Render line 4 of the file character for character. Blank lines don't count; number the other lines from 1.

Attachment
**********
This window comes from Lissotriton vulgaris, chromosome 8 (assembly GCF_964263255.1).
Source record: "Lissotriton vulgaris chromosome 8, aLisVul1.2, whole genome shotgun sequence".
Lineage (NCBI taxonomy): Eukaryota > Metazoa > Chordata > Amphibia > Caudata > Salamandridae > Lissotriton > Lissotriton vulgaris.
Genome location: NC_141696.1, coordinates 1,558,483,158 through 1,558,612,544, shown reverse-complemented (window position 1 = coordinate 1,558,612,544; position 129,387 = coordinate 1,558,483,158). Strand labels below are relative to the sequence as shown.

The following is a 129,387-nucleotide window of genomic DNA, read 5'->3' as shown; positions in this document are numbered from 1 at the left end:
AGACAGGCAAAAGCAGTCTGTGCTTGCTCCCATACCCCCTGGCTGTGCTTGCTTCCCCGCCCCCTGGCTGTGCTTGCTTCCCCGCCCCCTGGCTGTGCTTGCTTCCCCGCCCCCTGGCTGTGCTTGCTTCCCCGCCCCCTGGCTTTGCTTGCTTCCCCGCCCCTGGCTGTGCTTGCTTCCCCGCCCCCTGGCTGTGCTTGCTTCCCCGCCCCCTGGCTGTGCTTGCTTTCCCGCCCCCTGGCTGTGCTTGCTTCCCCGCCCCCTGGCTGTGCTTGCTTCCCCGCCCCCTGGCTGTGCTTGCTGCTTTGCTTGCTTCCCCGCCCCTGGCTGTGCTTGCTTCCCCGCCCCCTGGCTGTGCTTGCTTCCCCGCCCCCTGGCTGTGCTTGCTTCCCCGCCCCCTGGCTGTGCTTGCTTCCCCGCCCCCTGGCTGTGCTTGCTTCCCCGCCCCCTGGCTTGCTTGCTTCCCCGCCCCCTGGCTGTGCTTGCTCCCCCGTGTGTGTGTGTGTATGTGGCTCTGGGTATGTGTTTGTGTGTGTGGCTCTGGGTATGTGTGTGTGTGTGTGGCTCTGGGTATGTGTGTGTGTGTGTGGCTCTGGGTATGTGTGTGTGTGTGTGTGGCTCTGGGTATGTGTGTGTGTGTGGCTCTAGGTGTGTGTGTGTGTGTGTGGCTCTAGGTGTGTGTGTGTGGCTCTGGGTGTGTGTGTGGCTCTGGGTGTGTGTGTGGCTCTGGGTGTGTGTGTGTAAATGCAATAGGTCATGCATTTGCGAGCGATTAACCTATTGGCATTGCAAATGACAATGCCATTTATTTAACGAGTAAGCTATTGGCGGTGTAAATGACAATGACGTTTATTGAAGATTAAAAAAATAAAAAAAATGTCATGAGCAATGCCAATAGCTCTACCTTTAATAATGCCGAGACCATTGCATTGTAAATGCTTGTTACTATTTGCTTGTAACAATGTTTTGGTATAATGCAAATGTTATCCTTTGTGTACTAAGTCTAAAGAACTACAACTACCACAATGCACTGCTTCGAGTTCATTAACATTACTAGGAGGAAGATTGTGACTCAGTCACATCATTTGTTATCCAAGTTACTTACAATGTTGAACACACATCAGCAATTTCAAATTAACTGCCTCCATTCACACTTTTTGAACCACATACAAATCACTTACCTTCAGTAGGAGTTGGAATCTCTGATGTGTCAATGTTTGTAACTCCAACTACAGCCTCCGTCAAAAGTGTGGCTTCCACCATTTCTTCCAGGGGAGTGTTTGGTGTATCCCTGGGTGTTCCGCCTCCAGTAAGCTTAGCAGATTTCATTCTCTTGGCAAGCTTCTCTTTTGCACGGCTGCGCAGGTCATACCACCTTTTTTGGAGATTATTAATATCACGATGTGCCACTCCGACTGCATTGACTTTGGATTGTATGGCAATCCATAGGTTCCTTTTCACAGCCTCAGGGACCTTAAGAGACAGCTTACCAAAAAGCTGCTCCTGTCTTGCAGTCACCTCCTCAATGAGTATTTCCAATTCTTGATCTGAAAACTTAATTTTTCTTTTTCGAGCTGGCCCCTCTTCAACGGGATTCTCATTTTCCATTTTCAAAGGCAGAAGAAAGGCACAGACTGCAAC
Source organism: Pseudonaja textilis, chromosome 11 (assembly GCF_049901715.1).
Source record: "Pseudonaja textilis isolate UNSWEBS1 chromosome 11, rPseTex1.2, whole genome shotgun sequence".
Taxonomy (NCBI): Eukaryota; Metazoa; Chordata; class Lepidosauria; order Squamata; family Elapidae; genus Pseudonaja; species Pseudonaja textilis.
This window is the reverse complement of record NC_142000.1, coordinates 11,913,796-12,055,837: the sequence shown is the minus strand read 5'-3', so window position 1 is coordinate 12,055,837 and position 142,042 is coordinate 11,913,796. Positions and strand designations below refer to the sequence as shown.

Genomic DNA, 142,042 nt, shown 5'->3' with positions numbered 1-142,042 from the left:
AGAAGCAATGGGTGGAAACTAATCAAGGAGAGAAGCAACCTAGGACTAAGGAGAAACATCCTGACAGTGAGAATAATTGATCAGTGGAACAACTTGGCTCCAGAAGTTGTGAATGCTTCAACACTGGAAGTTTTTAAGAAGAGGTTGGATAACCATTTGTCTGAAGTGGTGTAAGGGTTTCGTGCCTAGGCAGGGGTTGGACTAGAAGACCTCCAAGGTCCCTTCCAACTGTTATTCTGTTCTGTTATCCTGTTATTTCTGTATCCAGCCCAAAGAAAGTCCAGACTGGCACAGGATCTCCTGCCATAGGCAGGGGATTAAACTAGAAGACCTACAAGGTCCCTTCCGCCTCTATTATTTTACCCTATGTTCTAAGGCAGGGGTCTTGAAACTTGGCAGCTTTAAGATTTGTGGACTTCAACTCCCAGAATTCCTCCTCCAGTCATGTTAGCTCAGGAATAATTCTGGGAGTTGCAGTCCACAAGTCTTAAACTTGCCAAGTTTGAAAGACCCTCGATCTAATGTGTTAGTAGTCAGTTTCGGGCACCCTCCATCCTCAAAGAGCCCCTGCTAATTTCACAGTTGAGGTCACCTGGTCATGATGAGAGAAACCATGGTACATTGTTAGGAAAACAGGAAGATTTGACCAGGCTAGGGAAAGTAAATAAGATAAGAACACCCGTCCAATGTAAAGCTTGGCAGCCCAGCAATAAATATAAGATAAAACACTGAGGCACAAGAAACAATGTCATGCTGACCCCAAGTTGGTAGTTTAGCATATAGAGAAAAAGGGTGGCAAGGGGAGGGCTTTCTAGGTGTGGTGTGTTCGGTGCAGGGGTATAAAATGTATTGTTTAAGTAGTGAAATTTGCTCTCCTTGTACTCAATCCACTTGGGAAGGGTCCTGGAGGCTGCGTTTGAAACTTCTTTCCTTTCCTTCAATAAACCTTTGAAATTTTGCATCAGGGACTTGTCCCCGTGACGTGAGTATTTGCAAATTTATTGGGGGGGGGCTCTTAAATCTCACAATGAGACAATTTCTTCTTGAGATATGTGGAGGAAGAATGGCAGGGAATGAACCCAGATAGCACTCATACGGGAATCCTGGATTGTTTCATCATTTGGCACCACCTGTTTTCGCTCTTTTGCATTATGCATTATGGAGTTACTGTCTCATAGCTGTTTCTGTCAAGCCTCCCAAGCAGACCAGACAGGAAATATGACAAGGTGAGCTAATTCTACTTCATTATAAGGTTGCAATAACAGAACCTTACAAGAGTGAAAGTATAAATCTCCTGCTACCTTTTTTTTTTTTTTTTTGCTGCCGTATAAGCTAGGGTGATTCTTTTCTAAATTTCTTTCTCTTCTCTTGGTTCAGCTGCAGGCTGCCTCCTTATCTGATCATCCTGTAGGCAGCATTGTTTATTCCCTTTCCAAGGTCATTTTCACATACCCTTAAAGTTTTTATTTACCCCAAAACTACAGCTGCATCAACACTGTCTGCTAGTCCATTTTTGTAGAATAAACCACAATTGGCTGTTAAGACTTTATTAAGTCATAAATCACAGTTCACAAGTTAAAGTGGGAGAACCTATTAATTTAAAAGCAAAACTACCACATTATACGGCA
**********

Genome location: NC_141696.1, coordinates 1,558,483,158 through 1,558,612,544, shown reverse-complemented (window position 1 = coordinate 1,558,612,544; position 129,387 = coordinate 1,558,483,158). Strand labels below are relative to the sequence as shown.